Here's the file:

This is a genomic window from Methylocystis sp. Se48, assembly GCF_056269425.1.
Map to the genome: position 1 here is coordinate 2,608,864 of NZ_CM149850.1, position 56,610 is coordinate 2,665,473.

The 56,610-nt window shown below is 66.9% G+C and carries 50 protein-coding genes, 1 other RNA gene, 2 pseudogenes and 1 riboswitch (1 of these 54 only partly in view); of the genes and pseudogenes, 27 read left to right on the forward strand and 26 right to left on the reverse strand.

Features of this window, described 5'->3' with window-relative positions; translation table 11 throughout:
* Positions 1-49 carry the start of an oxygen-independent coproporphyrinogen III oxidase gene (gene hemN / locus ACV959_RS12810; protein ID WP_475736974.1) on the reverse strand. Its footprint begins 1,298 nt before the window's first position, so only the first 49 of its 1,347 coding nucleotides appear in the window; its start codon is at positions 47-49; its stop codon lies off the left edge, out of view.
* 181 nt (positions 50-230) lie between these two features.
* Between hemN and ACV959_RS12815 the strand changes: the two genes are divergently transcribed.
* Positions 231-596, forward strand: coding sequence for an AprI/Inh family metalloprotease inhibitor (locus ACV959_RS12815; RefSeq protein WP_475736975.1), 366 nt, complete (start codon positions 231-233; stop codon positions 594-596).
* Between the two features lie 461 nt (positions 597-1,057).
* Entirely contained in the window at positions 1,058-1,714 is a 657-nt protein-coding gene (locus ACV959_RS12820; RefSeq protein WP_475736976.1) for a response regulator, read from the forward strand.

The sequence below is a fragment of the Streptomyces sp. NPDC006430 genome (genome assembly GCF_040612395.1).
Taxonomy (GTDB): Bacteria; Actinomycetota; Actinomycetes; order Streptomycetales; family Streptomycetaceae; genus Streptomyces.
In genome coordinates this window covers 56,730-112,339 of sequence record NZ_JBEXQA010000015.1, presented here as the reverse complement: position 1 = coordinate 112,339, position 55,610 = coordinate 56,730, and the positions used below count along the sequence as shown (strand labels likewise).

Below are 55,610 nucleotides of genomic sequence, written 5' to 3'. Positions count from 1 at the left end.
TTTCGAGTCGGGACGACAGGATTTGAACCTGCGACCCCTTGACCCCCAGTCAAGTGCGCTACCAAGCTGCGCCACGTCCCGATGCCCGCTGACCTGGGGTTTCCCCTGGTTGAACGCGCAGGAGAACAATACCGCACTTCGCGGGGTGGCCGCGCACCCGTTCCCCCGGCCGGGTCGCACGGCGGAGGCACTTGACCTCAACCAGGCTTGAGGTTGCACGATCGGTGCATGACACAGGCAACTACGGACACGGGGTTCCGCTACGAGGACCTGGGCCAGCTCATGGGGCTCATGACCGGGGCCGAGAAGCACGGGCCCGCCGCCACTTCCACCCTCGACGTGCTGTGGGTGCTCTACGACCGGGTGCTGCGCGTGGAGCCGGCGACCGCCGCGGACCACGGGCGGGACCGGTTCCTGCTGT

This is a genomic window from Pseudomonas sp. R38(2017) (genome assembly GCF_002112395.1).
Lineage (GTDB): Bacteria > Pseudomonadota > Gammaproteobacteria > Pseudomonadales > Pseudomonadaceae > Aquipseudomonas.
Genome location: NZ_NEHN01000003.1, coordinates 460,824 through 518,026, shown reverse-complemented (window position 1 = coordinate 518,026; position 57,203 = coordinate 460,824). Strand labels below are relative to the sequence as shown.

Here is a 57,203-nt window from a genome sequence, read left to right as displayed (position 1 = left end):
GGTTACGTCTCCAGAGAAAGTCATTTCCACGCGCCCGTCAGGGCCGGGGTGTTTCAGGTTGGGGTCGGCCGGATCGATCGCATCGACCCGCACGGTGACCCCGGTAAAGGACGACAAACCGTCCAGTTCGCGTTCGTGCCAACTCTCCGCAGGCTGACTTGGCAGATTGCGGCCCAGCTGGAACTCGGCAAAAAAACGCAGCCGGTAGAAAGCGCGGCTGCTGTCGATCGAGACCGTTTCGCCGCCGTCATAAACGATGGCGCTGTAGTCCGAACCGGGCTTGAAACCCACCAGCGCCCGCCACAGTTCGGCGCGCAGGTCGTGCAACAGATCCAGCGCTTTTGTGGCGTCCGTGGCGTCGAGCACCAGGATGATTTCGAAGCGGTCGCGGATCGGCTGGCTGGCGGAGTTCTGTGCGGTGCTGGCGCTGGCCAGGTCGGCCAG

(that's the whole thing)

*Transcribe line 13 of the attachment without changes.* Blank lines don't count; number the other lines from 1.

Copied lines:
In genome coordinates this window covers 56,730-112,339 of sequence record NZ_JBEXQA010000015.1, presented here as the reverse complement: position 1 = coordinate 112,339, position 55,610 = coordinate 56,730, and the positions used below count along the sequence as shown (strand labels likewise).